Guest blogger Karen E. Reynolds is an award-winning songwriter, longtime radio DJ, and respected music industry consultant. She’s taught songwriting and music business at the University of Tennessee and Kent State.
You’ve written your song. You’ve done a rewrite and have polished it to a luster. Now what do you do? Hit the road, perform it before millions? There’s more to it than that. Is the song pitchable and what does that even mean? Is it right for film? TV? Is it a radio ready anthem and relevant for today’s market? Here’s a list of actions that can help you zero in on the best opportunity for you and your song.
Before you can explore the available opportunities, you have to be realistic about the quality of your song. Your mom thinks it’s great. If moms ran the music industry, we’d all have hits and be stars. But, alas, we have to consider what the industry thinks about it. Listen to the song from the perspective of someone who is hearing it for the first time, with no knowledge of the back story. Be sure that the verses create a storyline that makes sense, and one of the best ways to check this is to speak the song out loud to a friend or to the mirror. If it jumps around, then it’s going to confuse your listener. To give your song its best chance, it should be written in an acceptable structure so it will resonate and become more memorable to a listener. You can color outside the lines and that’s a heck of a lot of fun, but you’ve got to be a really great songwriter if you do that. If increasing your odds of a cut is what you’re after, stick closer to the time tested rules.
The music industry no longer makes a great effort to discover someone, it`s up to you. You have to work hard, stay focused, and keep your eyes and ears open. Read articles, attend workshops, meet with a consultant, and learn the language so that when you find yourself across the desk from a pro, you can speak with them in an informed fashion. Build an understanding of the different types of deals and what each offers along with the downsides. Gather information regarding submission protocols. Study, study, study, and then use that knowledge to be sure you’re not headed in a direction that only leads to a dark alley… and an ugly guy with a stick, asking for your ATM card and pin code.
Marketing is one of the most important facets of today’s music industry. Create your marketing scheme and establish your own brand. Kind of like McDonalds, only with music and less calories. Know your target demographic and look for direct opportunities to get your music heard by that specific group. If your song is bluegrass don’t waste time trying to get it into the hands and ears of a rock group. That only works when a song is already known and a group wants to present it in their own fashion. Social networking is a viable avenue for getting your song out there to a lot of people at once. You can choose to post it, share it or allow downloads.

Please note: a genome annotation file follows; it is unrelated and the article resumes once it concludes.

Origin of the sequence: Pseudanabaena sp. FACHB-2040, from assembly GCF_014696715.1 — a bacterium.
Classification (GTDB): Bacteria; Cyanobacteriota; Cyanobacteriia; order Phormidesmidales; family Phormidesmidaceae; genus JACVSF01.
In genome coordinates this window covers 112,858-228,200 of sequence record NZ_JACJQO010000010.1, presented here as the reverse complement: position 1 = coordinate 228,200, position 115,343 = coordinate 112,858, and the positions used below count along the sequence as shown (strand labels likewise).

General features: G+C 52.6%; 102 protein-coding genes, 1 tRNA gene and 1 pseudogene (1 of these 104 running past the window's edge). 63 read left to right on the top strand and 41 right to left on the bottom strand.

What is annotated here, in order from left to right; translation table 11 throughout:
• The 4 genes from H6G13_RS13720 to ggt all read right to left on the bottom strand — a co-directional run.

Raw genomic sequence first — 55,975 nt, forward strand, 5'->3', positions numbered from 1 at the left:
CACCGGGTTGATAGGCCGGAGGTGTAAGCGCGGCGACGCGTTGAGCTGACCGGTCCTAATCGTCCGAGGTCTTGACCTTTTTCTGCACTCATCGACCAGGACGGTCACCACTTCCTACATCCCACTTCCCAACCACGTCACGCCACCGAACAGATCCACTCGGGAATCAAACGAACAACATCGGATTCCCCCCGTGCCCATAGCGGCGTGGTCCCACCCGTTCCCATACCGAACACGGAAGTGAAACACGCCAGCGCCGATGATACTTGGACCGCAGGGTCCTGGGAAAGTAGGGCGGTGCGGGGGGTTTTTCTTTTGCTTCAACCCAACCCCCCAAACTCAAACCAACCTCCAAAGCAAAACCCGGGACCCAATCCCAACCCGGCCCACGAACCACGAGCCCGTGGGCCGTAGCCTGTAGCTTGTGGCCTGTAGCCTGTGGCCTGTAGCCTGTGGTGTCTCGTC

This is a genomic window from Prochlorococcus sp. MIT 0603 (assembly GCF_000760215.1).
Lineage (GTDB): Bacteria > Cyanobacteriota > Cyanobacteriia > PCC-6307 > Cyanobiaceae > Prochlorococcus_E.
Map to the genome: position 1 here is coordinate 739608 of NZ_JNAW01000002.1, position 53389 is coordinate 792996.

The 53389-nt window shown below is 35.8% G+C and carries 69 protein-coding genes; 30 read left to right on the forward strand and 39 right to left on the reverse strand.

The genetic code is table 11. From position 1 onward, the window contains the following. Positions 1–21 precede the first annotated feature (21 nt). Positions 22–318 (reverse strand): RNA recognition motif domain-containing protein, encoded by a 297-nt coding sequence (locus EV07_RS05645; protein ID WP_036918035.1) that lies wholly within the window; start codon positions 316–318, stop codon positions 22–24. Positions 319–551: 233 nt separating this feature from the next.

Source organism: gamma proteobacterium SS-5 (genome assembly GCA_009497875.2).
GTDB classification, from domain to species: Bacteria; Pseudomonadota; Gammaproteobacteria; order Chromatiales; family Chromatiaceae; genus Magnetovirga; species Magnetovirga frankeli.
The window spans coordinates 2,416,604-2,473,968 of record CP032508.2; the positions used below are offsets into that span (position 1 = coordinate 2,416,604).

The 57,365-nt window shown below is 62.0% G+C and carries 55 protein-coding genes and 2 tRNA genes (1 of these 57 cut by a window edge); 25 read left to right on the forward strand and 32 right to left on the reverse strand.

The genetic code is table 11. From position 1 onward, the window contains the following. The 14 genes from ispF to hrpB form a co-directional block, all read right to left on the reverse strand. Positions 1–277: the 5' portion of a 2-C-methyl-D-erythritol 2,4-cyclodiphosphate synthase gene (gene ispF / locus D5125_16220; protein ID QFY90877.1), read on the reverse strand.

You’re sitting with a record or publishing exec. They ask you to choose your best song so you encourage them to go to track x because your college buddy shouts “Woot woot!” every time it’s played. It could be a bad idea. Before that, let someone else listen to your song and ask their opinion of the proper applications for it. I don’t mean friends or family unless they happen to be in the business and will tell you the brutal truth. Your best option is to get a professional critique — someone experienced with what publishers want or what will appeal to general radio listeners. They can help you break the song down and find the weak spots. You could also get an opinion from a more experienced artist or writer. Try playing at an open mic and asking folks around the room what they really thought about the song. No song, regardless of how good 99% of the lines are, will ever be any stronger than that sucky 1%.
You downright kill it at Club Whatchamacallit on karaoke night. So surely, you can sing like Alison Krauss on your new bluegrass song. Problem is, you sound more like Alvin the Chipmunk. This is where honesty is not just the best policy, it’s the only policy. Examine your style and be honest with yourself about whether or not you are the best vocalist for the song. If you’re not, then consider having the song recorded by a professional. If you do sing it yourself you may need to learn better technique. Sometimes just one session with a professional can help you become a more effective singer.